The first meeting to construct the present two-storied building for the residence of monks was held on the June 27, 1821. The dagoba has been constructed on a huge rock. Surrounding this a parapet wall about 30 feet in height has been built and filled with sand so as to enable the enclosed sanctum of the dagoba and vihara to be constructed.

Below this situated the sanctum of the sacred Bo-tree also enclosed by a parapet wall. Rumour holds it that to obtain the sand from the sea shore, a procession of devotees was formed stretching from the temple to the shore and the sand was passed in vessels from hand to hand.

Entrance of Rankoth Vihara

The dagoba was built in 1863 and relics were interned in 1865. A letter sent by the Malwatte Maha Nayaka Thera regarding the accompanying ceremony states as follows. “To all those lay and priestly devotees who have inaugurated the construction of a dagoba in the Galvala Vihara at Panadura, greetings: unceasing donations without stint to the triple gem will invariably bring the blessings of both worlds. Ven Madagama Dhammarakkitha Mahanayaka Thera of Pushparama Vihara, Kandy.”

The building of the vihara also took place at this time. The inauguration ceremony took place in 1894. Jeremias Dias made a large contribution to the building fund of the vihara which was carried out under his auspices.

The preaching hall was constructed in 1930. The land for this purpose was donated by Jeremias Dias’s wife.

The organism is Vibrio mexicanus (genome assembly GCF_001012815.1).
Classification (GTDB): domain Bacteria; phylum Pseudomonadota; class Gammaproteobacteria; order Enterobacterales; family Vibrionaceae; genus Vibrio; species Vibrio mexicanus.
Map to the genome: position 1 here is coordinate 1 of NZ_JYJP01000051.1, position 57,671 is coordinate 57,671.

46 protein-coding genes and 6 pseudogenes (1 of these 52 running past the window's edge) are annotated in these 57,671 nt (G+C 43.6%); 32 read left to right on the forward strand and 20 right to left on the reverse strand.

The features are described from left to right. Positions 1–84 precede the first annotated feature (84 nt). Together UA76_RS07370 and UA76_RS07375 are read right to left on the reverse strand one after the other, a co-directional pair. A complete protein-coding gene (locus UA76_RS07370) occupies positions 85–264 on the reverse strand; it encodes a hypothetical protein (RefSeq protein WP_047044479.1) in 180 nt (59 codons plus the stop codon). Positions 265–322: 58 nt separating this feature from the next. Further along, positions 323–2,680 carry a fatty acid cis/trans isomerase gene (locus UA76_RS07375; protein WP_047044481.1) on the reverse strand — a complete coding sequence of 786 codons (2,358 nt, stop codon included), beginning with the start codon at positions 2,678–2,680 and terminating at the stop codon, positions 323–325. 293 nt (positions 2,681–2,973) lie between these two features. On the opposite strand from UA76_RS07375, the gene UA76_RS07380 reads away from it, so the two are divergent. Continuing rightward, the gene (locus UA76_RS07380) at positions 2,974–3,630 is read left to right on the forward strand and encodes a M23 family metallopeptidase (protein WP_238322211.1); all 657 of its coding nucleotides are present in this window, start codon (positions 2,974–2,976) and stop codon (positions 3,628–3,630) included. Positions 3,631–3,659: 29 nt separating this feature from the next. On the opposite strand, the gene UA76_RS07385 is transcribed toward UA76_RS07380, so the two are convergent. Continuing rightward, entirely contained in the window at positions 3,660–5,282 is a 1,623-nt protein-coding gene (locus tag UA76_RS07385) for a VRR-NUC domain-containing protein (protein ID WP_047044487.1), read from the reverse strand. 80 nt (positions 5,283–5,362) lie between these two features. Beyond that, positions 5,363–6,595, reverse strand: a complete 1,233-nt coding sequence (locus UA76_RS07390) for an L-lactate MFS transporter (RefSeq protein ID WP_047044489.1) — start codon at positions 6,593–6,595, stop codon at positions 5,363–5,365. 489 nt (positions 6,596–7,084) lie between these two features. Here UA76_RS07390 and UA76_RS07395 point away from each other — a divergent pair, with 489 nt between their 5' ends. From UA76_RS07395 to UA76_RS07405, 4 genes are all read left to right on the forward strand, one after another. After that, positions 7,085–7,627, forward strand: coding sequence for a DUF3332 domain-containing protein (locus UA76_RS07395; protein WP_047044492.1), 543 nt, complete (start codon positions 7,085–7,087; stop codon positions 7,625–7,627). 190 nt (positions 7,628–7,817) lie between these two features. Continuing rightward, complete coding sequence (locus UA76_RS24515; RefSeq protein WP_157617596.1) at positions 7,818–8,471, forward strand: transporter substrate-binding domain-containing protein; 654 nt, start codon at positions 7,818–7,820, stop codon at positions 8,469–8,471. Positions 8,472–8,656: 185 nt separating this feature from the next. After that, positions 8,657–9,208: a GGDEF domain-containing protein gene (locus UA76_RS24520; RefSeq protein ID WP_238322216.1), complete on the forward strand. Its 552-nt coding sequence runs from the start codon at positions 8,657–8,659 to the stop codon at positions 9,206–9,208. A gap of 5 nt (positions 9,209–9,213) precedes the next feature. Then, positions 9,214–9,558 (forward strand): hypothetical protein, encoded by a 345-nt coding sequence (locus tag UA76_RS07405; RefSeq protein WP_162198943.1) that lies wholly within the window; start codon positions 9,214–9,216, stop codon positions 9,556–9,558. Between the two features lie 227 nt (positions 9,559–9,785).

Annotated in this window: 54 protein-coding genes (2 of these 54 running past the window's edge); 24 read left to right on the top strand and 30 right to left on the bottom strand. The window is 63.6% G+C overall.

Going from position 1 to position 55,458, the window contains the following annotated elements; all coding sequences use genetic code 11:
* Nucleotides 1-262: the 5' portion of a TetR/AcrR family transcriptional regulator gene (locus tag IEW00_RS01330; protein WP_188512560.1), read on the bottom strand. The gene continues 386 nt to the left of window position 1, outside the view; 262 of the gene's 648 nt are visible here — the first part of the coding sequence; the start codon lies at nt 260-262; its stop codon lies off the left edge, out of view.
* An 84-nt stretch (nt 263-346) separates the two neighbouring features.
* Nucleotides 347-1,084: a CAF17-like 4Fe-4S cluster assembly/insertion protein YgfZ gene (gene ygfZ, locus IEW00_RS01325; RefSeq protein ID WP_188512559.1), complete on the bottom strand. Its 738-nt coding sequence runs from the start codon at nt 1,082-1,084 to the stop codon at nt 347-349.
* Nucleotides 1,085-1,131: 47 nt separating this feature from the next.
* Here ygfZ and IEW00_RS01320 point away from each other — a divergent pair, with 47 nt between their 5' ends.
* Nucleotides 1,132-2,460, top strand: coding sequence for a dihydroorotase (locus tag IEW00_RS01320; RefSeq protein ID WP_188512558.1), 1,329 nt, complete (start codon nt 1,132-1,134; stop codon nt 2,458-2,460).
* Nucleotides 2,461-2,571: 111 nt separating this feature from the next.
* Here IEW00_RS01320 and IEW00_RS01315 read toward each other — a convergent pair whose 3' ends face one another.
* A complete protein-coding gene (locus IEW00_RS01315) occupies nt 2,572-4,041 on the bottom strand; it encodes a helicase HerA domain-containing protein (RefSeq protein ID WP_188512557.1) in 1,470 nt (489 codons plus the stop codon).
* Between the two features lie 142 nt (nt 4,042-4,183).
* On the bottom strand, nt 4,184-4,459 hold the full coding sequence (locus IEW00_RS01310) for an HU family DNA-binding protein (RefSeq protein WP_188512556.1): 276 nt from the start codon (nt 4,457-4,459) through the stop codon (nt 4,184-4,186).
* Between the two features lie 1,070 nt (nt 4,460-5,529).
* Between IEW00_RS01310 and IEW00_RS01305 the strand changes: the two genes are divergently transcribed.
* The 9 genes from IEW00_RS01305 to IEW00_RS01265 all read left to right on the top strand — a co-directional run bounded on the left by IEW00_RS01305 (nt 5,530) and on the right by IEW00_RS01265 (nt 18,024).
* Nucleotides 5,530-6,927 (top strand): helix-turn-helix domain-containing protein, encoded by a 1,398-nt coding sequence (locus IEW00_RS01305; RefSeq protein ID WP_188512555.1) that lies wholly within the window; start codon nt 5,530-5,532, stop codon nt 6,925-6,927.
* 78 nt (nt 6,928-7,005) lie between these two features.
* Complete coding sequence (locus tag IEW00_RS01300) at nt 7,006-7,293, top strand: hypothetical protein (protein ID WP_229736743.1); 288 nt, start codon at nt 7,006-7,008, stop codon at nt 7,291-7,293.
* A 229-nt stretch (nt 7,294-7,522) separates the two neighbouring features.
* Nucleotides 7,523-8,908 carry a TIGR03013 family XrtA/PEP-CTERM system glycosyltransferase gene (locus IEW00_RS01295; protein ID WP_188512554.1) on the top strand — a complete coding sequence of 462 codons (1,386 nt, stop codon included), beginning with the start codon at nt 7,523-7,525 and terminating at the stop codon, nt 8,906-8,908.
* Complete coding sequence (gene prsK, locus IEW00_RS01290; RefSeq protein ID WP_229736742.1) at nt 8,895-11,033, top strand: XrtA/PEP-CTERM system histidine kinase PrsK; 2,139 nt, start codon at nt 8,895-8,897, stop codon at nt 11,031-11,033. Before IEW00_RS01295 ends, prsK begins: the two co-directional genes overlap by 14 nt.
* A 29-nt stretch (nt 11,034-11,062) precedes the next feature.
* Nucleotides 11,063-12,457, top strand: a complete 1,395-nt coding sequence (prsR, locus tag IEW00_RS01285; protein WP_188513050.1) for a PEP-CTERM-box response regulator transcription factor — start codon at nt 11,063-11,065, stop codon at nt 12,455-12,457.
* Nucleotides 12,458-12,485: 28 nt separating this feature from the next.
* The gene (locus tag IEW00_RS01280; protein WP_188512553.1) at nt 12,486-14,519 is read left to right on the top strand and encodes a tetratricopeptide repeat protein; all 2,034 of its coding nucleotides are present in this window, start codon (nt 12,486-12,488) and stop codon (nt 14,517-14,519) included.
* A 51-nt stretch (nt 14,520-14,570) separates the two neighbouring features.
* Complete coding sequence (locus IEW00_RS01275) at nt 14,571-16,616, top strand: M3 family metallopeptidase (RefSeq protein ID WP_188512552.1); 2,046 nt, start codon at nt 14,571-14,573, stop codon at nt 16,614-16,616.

The persons who played a prominent part in its construction were P C H Dias and Jahannes Anthony Rodrigo. The Sri Pada building and the old water tank were built by my grandfather Walter Salgado his brother, Richard Salgado, Dick Dias, Robert Dias, Edmond Soysa, Charles Dias, Hugh Gunawardena and Theadore Gunawardena at the request of Meeripenne Jothipala Nayaka Thera of the Buddhist Ecclesiastical Court. The new parapet wall of the sacred Bo-tree was built under the auspices of the Maha Prajapathie Gothami Society in 1981.

On 1987 February the international library building in the name of Ven Sri Sasanarathana Anunayake Thera was opened. The priests who held the position of Chief Incumbent of the temple are as follows:

1 Ven Batapola Kalyanatissa Maha Nayaka Thera (1810-1841)

2 Ven Walapita Sri Sumanatissa Nayaka Thera (1841-1857)

3 Ven Walpita Gunarathanatissa Maha Nayaka Thera (1857-1920)

4 Ven Pandithacharya Panadure Gnanawimalatissa Nayaka Thera (1920-1929)

5 Ven Karagampitiye Jothirathana Anunayake Thera (1929-1958)

6 Dr Rajakeeya Panditha Kahapola Sugatharathana Nayaka Thera (1981 onwards)

When Ven Karagampitiye Jothirathana Anunayaka Thera was old and infirm Ven Abhidammika Somarathana Thera of Panadure looked after the affairs of the temple as Managing Chief Incumbent.

The present improvements to Rankoth Vihara commenced during the period of Ven Walpita Gunarathanatissa Maha Nayaka Thera, Pulinathalaramaya of Kalutara, Patalirukkaramaya of Pinwala, Nagananda Vihara of Kovilagodella were also temples that came within the purview of his tenure as Chief Incumbent. A news item in the ‘Lakmina’ of June 17, 1920 states as follows about him: